Arun Jaitley is a newsman’s delight since he is far more frank and forthcoming than the average politician. But Jaitley demonstrated that when he chooses to, he can keep a secret better than most. Even his wife Sangita was unaware that the demonetisation policy was in the works, although the plan was first conceived more than six months ago. Only a handful of people in the government were aware of the full picture, others were provided limited information on a need-to-know basis. Before Prime Minister Narendra Modi made the public announcement on Tuesday night, procedural requirements had to be met and clearances obtained from the Law Ministry and the RBI Board. To ensure that there was no leak, Law Ministry officials were asked to wait in the Finance Ministry, and the Intelligence Bureau kept tabs till the PM’s announcement.
The formal permission of the RBI Board was obtained before the Cabinet meeting and the Board members were asked to stay on for coffee. They had to remain much longer than the coffee session since, apart from the Cabinet, the PM had to also inform President Pranab Mukherjee of the move before the decision was made public. Even Cabinet ministers were kept cloistered in the meeting room until the PM’s speech.
No pressure, please
Rahul Gandhi has given no categorical assurance to the Congress Working Committee (CWC) about soon taking over as party president. Rahul is reportedly upset with the pressure tactics to get him to accept the party presidentship. A K Antony led the ‘draft Rahul campaign’ at the CWC meet last week. Gurudas Kamat even went to the extent of remarking that it was the wish of Sonia Gandhi that Rahul replace her. This annoyed Rahul since Sonia, who was ill and had stayed away from the meeting, had expressed no such desire publicly. Rahul is still not sure of the right timing for his anointment.
Behind the PM’s rap
Two months ago, the corridors of power were abuzz with the story of a minister who was pulled up by Prime Minister Modi so severely that he virtually broke down. Not many, however, are aware of the reason for the PM’s displeasure. It appears that the IB had informed Modi that there were complaints against an aide of the minister, who was close to a member of the minister’s household. The charge was that the aide was taking a cut on all advertisements issued by public sector undertakings under the minister. The IB began an investigation after a newspaper group complained that the aide was asking for a bribe.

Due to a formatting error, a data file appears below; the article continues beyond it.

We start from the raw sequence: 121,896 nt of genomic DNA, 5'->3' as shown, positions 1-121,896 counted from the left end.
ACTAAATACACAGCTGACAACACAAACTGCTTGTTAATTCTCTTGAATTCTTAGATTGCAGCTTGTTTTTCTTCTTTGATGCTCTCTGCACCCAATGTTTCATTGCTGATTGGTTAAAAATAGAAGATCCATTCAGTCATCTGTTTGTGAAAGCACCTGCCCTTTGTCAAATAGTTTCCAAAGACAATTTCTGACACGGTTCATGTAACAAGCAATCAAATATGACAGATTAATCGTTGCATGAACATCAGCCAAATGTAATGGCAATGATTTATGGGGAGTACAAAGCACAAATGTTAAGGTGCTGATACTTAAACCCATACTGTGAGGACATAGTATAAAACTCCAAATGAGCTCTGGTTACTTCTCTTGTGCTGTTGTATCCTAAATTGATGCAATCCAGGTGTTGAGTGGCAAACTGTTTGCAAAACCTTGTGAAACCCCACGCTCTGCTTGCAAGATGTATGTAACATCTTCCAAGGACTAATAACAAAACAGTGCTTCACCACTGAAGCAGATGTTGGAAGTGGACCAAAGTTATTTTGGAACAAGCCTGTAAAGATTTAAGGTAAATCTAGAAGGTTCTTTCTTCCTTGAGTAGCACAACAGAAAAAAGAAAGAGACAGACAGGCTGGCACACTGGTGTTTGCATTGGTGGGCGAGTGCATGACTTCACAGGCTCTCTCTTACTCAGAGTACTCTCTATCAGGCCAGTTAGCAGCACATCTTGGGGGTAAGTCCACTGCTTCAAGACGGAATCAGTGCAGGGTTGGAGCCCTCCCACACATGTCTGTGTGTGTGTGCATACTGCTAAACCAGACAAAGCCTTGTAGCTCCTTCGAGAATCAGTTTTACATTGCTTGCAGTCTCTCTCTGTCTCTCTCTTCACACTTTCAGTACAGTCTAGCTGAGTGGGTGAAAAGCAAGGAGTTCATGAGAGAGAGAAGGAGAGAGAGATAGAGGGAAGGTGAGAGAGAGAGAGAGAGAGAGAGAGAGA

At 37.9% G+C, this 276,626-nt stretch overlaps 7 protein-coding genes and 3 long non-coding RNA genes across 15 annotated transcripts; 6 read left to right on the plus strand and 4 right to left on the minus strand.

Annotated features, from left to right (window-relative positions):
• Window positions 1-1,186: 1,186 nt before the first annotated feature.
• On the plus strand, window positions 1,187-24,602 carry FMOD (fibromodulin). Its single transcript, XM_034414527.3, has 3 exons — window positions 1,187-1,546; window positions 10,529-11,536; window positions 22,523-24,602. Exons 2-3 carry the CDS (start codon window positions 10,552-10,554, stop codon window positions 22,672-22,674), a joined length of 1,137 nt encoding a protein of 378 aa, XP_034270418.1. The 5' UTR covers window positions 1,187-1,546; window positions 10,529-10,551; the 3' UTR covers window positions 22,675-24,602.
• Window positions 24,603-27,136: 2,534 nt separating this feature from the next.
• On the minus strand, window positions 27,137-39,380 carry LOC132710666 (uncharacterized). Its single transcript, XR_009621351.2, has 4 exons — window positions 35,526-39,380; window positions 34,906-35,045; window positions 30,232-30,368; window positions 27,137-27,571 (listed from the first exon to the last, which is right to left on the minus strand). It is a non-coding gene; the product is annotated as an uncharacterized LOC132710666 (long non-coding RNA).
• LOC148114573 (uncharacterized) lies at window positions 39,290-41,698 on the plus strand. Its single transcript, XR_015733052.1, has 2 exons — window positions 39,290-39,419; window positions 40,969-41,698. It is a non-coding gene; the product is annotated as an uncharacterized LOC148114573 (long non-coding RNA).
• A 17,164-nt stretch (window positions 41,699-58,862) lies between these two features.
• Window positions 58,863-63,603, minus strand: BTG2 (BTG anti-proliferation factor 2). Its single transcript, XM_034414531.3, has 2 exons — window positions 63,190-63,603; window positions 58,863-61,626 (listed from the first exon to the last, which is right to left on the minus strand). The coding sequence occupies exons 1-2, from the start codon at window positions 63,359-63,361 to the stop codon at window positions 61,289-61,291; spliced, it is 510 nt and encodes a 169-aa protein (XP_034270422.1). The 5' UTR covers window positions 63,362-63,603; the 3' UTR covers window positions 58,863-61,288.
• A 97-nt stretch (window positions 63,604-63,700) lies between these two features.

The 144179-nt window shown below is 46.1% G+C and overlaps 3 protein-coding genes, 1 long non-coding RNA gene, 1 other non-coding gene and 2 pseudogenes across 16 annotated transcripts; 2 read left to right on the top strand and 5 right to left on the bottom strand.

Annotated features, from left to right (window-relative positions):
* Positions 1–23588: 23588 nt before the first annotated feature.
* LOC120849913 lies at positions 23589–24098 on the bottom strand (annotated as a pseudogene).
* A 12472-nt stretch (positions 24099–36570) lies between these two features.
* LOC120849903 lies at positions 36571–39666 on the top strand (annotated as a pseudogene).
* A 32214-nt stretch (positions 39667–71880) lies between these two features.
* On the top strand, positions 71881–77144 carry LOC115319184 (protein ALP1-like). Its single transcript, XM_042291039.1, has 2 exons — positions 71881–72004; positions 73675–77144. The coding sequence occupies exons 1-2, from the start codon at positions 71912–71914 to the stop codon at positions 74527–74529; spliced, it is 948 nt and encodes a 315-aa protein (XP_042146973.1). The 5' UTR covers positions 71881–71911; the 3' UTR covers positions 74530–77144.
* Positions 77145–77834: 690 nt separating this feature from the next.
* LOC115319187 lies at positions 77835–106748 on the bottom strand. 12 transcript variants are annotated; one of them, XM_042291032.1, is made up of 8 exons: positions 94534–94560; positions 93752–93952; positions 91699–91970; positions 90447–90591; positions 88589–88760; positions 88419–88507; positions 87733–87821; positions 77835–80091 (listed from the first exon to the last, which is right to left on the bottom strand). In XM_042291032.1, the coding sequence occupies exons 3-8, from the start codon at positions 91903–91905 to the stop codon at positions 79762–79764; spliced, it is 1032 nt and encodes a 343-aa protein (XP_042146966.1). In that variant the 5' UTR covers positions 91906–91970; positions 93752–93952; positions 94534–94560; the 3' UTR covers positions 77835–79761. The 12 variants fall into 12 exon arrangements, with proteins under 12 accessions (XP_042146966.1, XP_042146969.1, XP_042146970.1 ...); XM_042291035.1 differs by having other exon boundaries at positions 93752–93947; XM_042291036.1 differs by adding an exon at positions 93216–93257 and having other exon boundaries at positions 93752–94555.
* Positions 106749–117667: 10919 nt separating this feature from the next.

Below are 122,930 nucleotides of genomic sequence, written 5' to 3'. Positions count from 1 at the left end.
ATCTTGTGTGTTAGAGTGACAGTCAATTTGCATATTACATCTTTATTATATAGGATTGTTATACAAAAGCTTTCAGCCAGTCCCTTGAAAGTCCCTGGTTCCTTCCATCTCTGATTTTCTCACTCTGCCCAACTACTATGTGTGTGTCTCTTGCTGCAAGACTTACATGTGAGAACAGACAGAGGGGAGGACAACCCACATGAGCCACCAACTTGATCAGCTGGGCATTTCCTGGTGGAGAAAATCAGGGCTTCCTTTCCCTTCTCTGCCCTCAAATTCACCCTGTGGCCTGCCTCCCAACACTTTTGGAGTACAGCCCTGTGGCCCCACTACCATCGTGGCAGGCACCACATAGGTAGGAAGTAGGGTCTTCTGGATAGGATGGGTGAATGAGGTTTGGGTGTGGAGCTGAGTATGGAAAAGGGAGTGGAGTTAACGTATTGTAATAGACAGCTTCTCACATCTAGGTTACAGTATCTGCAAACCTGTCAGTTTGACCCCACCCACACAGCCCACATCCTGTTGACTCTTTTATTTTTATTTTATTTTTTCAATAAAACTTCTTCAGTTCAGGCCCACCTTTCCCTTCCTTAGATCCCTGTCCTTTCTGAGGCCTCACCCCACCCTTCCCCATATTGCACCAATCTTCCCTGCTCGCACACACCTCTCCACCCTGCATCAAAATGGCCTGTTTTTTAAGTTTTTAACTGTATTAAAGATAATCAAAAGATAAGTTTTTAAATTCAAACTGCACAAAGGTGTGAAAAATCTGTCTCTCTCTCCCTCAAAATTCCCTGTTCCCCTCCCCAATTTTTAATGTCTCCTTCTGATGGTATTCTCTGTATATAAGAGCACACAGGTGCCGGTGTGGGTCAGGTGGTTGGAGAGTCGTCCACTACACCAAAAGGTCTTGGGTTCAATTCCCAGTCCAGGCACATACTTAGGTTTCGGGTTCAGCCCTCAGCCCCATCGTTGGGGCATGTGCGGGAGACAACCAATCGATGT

The late former president A P J Abdul Kalam’s unfulfilled dream was to be a pilot. After he completed his education, Kalam had appeared for the pilot exam and personality test at Dehradun, but unfortunately, he was not selected. Disappointed, he went to see Swami Sivanand at Rishikesh, who assured him that other avenues would open for him. Kalam eventually joined the Aeronautical Development Agency (ADA) as a research scientist and later worked with ISRO and DRDO. The rest is history. This little known fact is revealed by S M Khan, the late president’s press secretary, in his recent biography on Kalam. Khan recalls that as president, Kalam got a chance to fly a Sukhoi on June 8, 2006.
When Narendra Modi was chief minister of Gujarat, his chief principal secretary K Kailashnathan was considered the second most important man in the state. Even after he retired, Kailashnathan was retained as the chief minister’s key officer. When Modi moved to Delhi, it was assumed that Kailashnathan would follow him, but to everyone’s surprise, he remained in Gujarat. Kailashnathan continued to be chief principal secretary to Anandiben Patel as CM, and now holds the same post with the new CM, Vijay Rupani. Modi seems to have retained Kailashnathan in Gujarat so that he can keep the PM posted on what is happening in his home state.
After eight men accused of being SIMI activists escaped from the Bhopal Central Jail and were shot dead in an alleged encounter, Madhya Pradesh Chief Minister Shivraj Singh Chouhan announced that he would request the Central government to get the National Investigation Agency (NIA) to probe the jail break and the encounter. He was advised by his party seniors that it was a bad idea to call in the NIA since there were too many loose ends. Chouhan has now announced a judicial probe by a retired judge, not necessarily a better idea.
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